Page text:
By Gary Goettling

Randy Davison and Jim Nelson have more in common than their age, the town where they live and their retiree status. The 67-year-old Tucker residents are also key volunteers with the up-and-coming Main Street Theatre (MST), a live-performance amateur theater based at the Tucker Recreation Center.

Randy Davison
Photo by Gary Goettling

“I have no business being on-stage,” laughed Davison, who retired in 2014 after more than 25 years in IT, most recently with Macy’s. “I’m fine with being in the back, pushing buttons and making things work.”

As MST’s technical director, his considerable responsibilities include set design and construction, lighting and sound. Davison has worked on each of MST’s five major shows since its inaugural performance of “Harvey” two years ago.

“It’s really a labor of love,” he said. “It’s a lot of work, but there’s a great deal of personal satisfaction that comes from working hard over a relatively short period of time and then seeing something as complex as a stage production come together successfully.

“The applause at the end of a performance is really meant for everyone connected with staging a show,” he added, “not just the actors. That’s what I really enjoy and what makes it all worthwhile.”

Nelson became involved with the theater company last year when he was selected for the cast of “Second Samuel.”

Jim Nelson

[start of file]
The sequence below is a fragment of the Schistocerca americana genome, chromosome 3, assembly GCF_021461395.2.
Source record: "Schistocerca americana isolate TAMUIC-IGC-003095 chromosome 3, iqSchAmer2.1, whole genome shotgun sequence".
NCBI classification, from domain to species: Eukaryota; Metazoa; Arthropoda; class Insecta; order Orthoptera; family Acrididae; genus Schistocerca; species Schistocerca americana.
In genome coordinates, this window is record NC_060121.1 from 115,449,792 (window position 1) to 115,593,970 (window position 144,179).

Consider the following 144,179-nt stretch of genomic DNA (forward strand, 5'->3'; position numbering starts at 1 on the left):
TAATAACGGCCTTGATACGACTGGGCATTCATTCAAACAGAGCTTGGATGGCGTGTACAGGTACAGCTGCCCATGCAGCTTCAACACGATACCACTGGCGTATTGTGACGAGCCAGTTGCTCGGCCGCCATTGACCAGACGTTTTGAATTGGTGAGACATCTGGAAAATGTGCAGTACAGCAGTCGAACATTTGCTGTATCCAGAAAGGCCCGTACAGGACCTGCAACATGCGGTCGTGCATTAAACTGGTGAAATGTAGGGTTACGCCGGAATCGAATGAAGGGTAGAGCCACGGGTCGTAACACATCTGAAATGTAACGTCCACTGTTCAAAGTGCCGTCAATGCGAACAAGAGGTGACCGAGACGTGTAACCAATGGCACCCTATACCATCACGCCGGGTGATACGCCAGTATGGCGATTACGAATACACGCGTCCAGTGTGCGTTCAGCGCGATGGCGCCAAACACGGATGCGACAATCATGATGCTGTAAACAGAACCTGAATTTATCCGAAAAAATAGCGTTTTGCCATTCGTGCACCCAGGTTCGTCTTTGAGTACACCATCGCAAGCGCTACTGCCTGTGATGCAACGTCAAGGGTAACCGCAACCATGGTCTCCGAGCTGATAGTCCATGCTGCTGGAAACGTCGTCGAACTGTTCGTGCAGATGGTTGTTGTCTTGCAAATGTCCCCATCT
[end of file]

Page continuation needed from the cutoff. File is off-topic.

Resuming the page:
Photo by Gary Goettling

“I majored in theater as an undergraduate in college,” said the Ohio Wesleyan alumnus and MST board member. “At the time, my dream was to be a famous Broadway producer-director. Life got in the way of that goal, but I always knew that I wanted to go back into theater after I retired.”

After spending 30 years in the ministry at both Methodist and Baptist churches, Nelson retired at the end of 2016 as pastor of Northeast Baptist.

Earlier this year, he wrote and directed MST’s production of “Murder in the Winery,” a dinner-theater play held in partnership with M572, a local restaurant. He’s writing MST’s next murder-mystery, “Murder at the Theater,” set to be performed in late July. Most recently, he produced MST’s May performance of the musical comedy, “Smoke on the Mountain.” Nelson is also involved with set design and construction.

The opportunity to give back to the community by fostering involvement in the performing arts is another motivating factor, Nelson says.

“I’m setting up acting classes and summer programs for children—relatively small things we can do around town,” he explains. “The idea is to enhance and expand MST’s role in our area, particularly among the next generation of actors and theater-goers.”

At the same time, his efforts “fill my creative needs and give me a chance to stay active and be involved and do something I love.”

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